In the early days of Special Olympics Florida, Marilyn Grigsby wasn’t afraid of a little provocative fundraising.
So, she traveled the state selling yellow buttons that read: “I’m a Florida S.O.B. Ask Me Why.” That’s “S.O.B.” as in “Special Olympics Booster.”
“We’d say, ‘I’m an S.O.B., and for $10 you can be one too,’” she says. “There were all sorts of little things we tried to do.”
Little things and big things.
Grigsby was part of a group that began working to create Special Olympics Florida in 1970. She was there at its founding in 1972 and served on its board until 1989. From 1975 to 1979, she was board president.
A creative and relentless volunteer fundraiser, she traveled the state persuading business leaders, civic groups, and lawmakers to support Special Olympics Florida. It was Grigsby, a Special Olympics Florida Hall of Famer, who convinced Publix executives to launch the company’s annual fundraising campaign with Procter & Gamble.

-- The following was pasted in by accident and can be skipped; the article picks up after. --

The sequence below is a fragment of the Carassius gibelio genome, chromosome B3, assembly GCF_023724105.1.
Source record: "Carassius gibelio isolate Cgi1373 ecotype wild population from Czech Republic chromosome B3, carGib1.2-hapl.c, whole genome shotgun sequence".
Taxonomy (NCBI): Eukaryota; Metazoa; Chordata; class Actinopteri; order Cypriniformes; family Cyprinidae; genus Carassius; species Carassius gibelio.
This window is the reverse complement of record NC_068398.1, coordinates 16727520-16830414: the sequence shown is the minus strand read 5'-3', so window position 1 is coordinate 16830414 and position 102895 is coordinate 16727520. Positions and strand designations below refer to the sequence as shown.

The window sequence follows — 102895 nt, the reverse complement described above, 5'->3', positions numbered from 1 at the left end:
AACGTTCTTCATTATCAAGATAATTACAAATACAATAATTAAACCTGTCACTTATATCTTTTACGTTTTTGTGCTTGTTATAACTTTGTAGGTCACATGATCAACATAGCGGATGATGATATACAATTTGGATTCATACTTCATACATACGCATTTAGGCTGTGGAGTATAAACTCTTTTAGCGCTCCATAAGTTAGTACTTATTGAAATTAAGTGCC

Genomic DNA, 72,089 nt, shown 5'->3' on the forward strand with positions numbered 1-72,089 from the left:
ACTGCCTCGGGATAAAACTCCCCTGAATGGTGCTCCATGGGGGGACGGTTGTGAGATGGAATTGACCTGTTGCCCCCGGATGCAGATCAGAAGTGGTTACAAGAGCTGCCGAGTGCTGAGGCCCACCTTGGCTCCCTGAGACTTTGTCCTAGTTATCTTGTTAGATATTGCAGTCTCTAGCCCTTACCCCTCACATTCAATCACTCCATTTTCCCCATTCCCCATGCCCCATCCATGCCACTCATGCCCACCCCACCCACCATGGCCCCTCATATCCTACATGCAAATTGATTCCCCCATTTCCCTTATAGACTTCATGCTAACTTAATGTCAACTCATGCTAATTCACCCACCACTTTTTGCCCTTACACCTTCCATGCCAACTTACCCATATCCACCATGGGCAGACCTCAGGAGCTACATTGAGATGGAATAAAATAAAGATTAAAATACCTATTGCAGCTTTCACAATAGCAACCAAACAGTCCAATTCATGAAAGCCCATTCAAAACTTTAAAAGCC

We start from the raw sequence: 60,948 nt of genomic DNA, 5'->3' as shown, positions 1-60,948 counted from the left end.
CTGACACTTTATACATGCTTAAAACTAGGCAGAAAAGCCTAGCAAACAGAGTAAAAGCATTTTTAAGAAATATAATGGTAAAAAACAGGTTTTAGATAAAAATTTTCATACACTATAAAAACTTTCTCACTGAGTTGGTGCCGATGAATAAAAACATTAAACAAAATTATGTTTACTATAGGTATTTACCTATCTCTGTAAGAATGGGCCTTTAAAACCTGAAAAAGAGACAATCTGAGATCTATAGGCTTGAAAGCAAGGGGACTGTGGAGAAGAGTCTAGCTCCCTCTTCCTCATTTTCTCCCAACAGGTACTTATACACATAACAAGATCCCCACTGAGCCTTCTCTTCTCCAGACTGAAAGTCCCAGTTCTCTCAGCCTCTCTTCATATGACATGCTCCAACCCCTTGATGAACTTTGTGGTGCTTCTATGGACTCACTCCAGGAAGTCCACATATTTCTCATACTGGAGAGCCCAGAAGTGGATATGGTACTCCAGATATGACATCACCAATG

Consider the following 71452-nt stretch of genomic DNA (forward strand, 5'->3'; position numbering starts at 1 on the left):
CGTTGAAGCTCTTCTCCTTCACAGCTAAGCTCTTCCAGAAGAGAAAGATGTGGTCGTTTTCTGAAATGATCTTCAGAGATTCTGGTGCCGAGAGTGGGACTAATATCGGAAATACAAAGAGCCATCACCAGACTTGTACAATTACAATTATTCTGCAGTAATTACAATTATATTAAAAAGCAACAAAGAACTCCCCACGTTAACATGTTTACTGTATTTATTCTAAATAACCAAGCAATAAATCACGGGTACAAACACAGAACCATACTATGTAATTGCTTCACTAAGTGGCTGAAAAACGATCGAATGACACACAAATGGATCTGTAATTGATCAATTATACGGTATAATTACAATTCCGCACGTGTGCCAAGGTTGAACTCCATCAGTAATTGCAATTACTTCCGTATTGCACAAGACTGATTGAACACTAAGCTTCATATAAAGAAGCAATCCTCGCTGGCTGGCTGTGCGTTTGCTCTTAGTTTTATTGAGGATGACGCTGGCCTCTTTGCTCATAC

“I made a lot of phone calls, and did a lot of speaking,” she said. “At least I apparently said the right things.”
Grigsby, a former teacher, committed herself to Special Olympics to help create new opportunities for people with intellectual disabilities. In the 1970s, many were still being warehoused in centers around the state. Grigsby knew they were capable of much more and just needed a chance to prove that.
“We had to show people what these individuals could do if given the opportunity,” she said. “And fortunately, we found people who wanted to be part of that mission.”